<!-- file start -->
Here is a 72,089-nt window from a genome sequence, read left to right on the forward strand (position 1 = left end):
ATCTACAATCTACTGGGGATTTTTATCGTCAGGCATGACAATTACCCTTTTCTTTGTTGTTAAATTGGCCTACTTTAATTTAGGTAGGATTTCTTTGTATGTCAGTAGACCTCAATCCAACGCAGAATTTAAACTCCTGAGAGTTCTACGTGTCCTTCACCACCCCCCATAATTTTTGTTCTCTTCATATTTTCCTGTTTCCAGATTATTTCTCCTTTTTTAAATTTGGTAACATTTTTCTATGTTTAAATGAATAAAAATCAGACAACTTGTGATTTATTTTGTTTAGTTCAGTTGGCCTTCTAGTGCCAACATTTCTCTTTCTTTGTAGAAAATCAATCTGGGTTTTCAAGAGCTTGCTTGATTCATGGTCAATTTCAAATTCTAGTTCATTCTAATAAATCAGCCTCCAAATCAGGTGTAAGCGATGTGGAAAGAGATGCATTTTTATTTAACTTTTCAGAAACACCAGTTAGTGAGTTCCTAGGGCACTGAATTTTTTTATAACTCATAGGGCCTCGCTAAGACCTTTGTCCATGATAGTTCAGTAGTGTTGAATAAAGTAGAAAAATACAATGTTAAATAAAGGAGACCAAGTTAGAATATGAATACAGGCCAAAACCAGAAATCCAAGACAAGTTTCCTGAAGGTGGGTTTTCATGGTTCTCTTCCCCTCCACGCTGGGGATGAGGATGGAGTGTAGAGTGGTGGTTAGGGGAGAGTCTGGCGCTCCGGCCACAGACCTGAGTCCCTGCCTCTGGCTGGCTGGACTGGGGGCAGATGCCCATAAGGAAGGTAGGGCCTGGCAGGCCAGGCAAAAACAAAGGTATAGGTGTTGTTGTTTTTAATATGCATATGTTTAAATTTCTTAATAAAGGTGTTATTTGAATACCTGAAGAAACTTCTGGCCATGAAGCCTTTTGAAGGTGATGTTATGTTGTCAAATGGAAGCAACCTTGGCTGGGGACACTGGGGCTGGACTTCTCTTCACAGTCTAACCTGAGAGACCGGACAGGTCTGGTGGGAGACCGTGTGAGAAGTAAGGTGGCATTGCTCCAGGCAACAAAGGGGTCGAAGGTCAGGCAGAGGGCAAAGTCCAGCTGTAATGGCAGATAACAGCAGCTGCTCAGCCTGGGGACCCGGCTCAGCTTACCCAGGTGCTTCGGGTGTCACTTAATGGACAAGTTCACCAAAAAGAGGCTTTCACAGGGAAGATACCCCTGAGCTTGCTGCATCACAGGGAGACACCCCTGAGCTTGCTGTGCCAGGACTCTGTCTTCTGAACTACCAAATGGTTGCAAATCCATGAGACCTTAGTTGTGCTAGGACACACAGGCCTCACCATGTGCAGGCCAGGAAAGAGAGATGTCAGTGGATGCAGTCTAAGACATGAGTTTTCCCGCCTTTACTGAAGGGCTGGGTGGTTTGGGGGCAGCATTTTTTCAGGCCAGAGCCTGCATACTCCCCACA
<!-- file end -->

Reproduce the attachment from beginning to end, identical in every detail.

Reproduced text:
Here is a 72,089-nt window from a genome sequence, read left to right on the forward strand (position 1 = left end):
ATCTACAATCTACTGGGGATTTTTATCGTCAGGCATGACAATTACCCTTTTCTTTGTTGTTAAATTGGCCTACTTTAATTTAGGTAGGATTTCTTTGTATGTCAGTAGACCTCAATCCAACGCAGAATTTAAACTCCTGAGAGTTCTACGTGTCCTTCACCACCCCCCATAATTTTTGTTCTCTTCATATTTTCCTGTTTCCAGATTATTTCTCCTTTTTTAAATTTGGTAACATTTTTCTATGTTTAAATGAATAAAAATCAGACAACTTGTGATTTATTTTGTTTAGTTCAGTTGGCCTTCTAGTGCCAACATTTCTCTTTCTTTGTAGAAAATCAATCTGGGTTTTCAAGAGCTTGCTTGATTCATGGTCAATTTCAAATTCTAGTTCATTCTAATAAATCAGCCTCCAAATCAGGTGTAAGCGATGTGGAAAGAGATGCATTTTTATTTAACTTTTCAGAAACACCAGTTAGTGAGTTCCTAGGGCACTGAATTTTTTTATAACTCATAGGGCCTCGCTAAGACCTTTGTCCATGATAGTTCAGTAGTGTTGAATAAAGTAGAAAAATACAATGTTAAATAAAGGAGACCAAGTTAGAATATGAATACAGGCCAAAACCAGAAATCCAAGACAAGTTTCCTGAAGGTGGGTTTTCATGGTTCTCTTCCCCTCCACGCTGGGGATGAGGATGGAGTGTAGAGTGGTGGTTAGGGGAGAGTCTGGCGCTCCGGCCACAGACCTGAGTCCCTGCCTCTGGCTGGCTGGACTGGGGGCAGATGCCCATAAGGAAGGTAGGGCCTGGCAGGCCAGGCAAAAACAAAGGTATAGGTGTTGTTGTTTTTAATATGCATATGTTTAAATTTCTTAATAAAGGTGTTATTTGAATACCTGAAGAAACTTCTGGCCATGAAGCCTTTTGAAGGTGATGTTATGTTGTCAAATGGAAGCAACCTTGGCTGGGGACACTGGGGCTGGACTTCTCTTCACAGTCTAACCTGAGAGACCGGACAGGTCTGGTGGGAGACCGTGTGAGAAGTAAGGTGGCATTGCTCCAGGCAACAAAGGGGTCGAAGGTCAGGCAGAGGGCAAAGTCCAGCTGTAATGGCAGATAACAGCAGCTGCTCAGCCTGGGGACCCGGCTCAGCTTACCCAGGTGCTTCGGGTGTCACTTAATGGACAAGTTCACCAAAAAGAGGCTTTCACAGGGAAGATACCCCTGAGCTTGCTGCATCACAGGGAGACACCCCTGAGCTTGCTGTGCCAGGACTCTGTCTTCTGAACTACCAAATGGTTGCAAATCCATGAGACCTTAGTTGTGCTAGGACACACAGGCCTCACCATGTGCAGGCCAGGAAAGAGAGATGTCAGTGGATGCAGTCTAAGACATGAGTTTTCCCGCCTTTACTGAAGGGCTGGGTGGTTTGGGGGCAGCATTTTTTCAGGCCAGAGCCTGCATACTCCCCACA